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PeerJ. 2018 Oct 2;6:e5488. doi: 10.7717/peerj.5488. eCollection 2018.

Resource availability and adjustment of social behaviour influence patterns of inequality and productivity across societies.

Author information

1
Department of Zoology, University of Cambridge, Cambridge, United Kingdom.
2
Wolfson College, Cambridge, United Kingdom.

Abstract

Animal societies vary widely in the diversity of social behaviour and the distribution of reproductive shares among their group members. It has been shown that individual condition can lead to divergent social roles and that social specialisation can cause an exacerbation or a mitigation of the inequality among group members within a society. This work, however, has not investigated cases in which resource availability varies between different societies, a factor that is thought to explain variation in the level of cooperation and the disparities in reproductive shares within each social group. In this study, I focus on how resource availability mediates the expression of social behaviour and how this, in turn, mediates inequality both within and between groups. I find that when differences in resource availability between societies persist over time, resource-rich societies become more egalitarian. Because lower inequality improves the productivity of a society, the inequality between resource-rich and resource-poor societies rises. When resource availability fluctuates over time, resource-rich societies tend to become more unequal. Because inequality hinders the productivity of a society, the inequality between resource-rich and resource-poor societies falls. From the evolutionary standpoint, my results show that spatial and temporal variation in resource availability may exert a strong influence on the level of inequality both within and between societies.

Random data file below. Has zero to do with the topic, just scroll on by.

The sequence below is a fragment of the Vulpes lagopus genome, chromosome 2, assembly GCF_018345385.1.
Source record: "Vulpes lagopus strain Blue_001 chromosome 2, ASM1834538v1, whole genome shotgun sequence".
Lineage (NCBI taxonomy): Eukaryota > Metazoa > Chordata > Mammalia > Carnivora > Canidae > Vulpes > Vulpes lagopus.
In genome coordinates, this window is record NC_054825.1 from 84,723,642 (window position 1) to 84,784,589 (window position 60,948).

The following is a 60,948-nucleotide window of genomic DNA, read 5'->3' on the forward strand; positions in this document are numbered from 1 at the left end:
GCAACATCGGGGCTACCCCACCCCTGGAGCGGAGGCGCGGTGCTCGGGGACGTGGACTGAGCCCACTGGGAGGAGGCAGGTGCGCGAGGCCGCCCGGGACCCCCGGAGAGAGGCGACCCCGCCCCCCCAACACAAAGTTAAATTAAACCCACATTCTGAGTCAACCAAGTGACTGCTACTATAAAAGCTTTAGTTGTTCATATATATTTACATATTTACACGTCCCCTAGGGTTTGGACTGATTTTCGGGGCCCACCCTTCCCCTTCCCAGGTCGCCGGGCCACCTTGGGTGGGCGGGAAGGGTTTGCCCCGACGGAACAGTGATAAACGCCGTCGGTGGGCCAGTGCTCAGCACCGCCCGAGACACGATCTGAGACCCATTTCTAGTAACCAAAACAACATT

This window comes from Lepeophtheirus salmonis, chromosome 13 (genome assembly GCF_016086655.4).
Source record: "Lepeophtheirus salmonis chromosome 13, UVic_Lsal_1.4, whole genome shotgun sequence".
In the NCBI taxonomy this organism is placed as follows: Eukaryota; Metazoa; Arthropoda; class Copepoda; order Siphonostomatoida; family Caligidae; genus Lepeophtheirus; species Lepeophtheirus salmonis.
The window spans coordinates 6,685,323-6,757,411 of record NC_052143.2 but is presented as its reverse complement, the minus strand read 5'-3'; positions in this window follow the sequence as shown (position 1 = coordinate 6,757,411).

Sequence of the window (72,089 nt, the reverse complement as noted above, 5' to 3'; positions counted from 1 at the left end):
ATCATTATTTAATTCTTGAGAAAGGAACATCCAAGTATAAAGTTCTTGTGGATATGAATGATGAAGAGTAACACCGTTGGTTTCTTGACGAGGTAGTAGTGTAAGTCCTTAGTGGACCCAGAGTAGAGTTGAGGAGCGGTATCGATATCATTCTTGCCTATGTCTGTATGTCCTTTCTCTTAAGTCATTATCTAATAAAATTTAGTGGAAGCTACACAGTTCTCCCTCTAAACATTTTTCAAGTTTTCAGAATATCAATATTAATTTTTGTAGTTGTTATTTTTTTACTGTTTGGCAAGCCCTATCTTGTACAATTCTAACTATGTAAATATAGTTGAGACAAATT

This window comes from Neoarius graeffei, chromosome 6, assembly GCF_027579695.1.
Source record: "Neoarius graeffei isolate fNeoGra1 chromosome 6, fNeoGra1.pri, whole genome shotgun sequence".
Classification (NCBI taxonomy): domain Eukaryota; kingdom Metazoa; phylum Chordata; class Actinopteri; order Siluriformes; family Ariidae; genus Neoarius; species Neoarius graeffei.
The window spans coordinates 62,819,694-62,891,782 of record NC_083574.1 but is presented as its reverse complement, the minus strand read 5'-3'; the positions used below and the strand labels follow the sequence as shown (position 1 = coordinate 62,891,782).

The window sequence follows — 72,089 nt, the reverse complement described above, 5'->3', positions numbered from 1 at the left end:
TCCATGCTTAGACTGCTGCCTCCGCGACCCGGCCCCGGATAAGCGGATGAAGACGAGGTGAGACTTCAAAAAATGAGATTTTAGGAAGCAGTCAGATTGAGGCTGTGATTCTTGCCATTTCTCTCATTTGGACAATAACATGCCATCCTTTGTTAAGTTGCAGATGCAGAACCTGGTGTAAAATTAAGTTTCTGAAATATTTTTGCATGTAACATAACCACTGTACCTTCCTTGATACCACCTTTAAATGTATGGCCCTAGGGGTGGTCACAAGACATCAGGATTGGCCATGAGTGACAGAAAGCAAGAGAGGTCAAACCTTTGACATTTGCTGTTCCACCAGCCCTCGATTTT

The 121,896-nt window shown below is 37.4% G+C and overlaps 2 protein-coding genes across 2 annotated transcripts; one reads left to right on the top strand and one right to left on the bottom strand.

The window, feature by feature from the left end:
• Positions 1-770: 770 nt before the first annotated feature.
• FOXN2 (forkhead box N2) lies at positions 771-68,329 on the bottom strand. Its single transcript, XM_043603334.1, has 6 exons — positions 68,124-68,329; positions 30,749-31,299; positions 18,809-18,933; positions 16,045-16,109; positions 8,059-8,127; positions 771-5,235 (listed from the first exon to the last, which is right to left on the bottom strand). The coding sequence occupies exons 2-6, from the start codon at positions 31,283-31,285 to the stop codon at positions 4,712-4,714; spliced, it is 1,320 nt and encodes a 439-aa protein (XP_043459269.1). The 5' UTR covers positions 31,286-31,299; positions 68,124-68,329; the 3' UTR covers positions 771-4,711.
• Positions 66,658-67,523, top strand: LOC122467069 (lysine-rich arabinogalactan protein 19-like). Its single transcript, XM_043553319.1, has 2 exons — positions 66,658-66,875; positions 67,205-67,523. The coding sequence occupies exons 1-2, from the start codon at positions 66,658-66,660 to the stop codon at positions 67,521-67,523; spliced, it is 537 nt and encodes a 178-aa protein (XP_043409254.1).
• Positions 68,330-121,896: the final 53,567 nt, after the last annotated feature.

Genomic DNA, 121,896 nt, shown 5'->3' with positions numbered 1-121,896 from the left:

KEYWORDS:

Class structure; Cooperation; Demography; Heterogeneous populations; Kin competition; Kin selection; Reproductive value; Resource availability; Spatial and temporal variation

Conflict of interest statement

The authors declare there are no competing interests.

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